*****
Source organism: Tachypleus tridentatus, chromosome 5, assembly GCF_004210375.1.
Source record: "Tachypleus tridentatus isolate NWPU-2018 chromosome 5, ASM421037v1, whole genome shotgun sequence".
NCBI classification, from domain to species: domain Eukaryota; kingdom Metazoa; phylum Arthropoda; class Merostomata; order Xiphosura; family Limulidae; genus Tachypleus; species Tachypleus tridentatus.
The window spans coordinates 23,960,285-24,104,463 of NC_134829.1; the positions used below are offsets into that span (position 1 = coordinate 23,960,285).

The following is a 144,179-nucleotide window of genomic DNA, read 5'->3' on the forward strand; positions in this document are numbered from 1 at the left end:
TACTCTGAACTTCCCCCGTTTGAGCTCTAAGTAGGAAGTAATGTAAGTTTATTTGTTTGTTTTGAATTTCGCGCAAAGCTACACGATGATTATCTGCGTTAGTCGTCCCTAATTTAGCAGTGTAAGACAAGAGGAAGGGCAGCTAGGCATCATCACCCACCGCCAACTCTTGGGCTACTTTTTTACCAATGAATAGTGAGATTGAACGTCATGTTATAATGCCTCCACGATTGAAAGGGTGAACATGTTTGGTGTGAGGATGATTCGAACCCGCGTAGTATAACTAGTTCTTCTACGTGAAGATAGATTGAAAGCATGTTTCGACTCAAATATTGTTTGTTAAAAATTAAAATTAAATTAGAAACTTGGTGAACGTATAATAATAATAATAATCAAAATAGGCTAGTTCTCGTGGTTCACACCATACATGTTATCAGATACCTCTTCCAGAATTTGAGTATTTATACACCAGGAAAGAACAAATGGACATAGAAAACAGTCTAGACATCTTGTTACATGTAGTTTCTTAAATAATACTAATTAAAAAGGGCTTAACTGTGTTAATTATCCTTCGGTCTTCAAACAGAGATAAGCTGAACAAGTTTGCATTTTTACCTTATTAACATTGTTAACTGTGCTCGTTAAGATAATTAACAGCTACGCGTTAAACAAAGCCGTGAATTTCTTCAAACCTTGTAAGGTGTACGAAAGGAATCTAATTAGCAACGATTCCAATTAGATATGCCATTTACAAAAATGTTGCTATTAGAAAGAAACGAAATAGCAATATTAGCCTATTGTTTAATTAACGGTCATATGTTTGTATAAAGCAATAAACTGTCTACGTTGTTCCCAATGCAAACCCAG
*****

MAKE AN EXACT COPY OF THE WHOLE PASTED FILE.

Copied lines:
Source organism: Tachypleus tridentatus, chromosome 5, assembly GCF_004210375.1.
Source record: "Tachypleus tridentatus isolate NWPU-2018 chromosome 5, ASM421037v1, whole genome shotgun sequence".
NCBI classification, from domain to species: domain Eukaryota; kingdom Metazoa; phylum Arthropoda; class Merostomata; order Xiphosura; family Limulidae; genus Tachypleus; species Tachypleus tridentatus.
The window spans coordinates 23,960,285-24,104,463 of NC_134829.1; the positions used below are offsets into that span (position 1 = coordinate 23,960,285).

The following is a 144,179-nucleotide window of genomic DNA, read 5'->3' on the forward strand; positions in this document are numbered from 1 at the left end:
TACTCTGAACTTCCCCCGTTTGAGCTCTAAGTAGGAAGTAATGTAAGTTTATTTGTTTGTTTTGAATTTCGCGCAAAGCTACACGATGATTATCTGCGTTAGTCGTCCCTAATTTAGCAGTGTAAGACAAGAGGAAGGGCAGCTAGGCATCATCACCCACCGCCAACTCTTGGGCTACTTTTTTACCAATGAATAGTGAGATTGAACGTCATGTTATAATGCCTCCACGATTGAAAGGGTGAACATGTTTGGTGTGAGGATGATTCGAACCCGCGTAGTATAACTAGTTCTTCTACGTGAAGATAGATTGAAAGCATGTTTCGACTCAAATATTGTTTGTTAAAAATTAAAATTAAATTAGAAACTTGGTGAACGTATAATAATAATAATAATCAAAATAGGCTAGTTCTCGTGGTTCACACCATACATGTTATCAGATACCTCTTCCAGAATTTGAGTATTTATACACCAGGAAAGAACAAATGGACATAGAAAACAGTCTAGACATCTTGTTACATGTAGTTTCTTAAATAATACTAATTAAAAAGGGCTTAACTGTGTTAATTATCCTTCGGTCTTCAAACAGAGATAAGCTGAACAAGTTTGCATTTTTACCTTATTAACATTGTTAACTGTGCTCGTTAAGATAATTAACAGCTACGCGTTAAACAAAGCCGTGAATTTCTTCAAACCTTGTAAGGTGTACGAAAGGAATCTAATTAGCAACGATTCCAATTAGATATGCCATTTACAAAAATGTTGCTATTAGAAAGAAACGAAATAGCAATATTAGCCTATTGTTTAATTAACGGTCATATGTTTGTATAAAGCAATAAACTGTCTACGTTGTTCCCAATGCAAACCCAG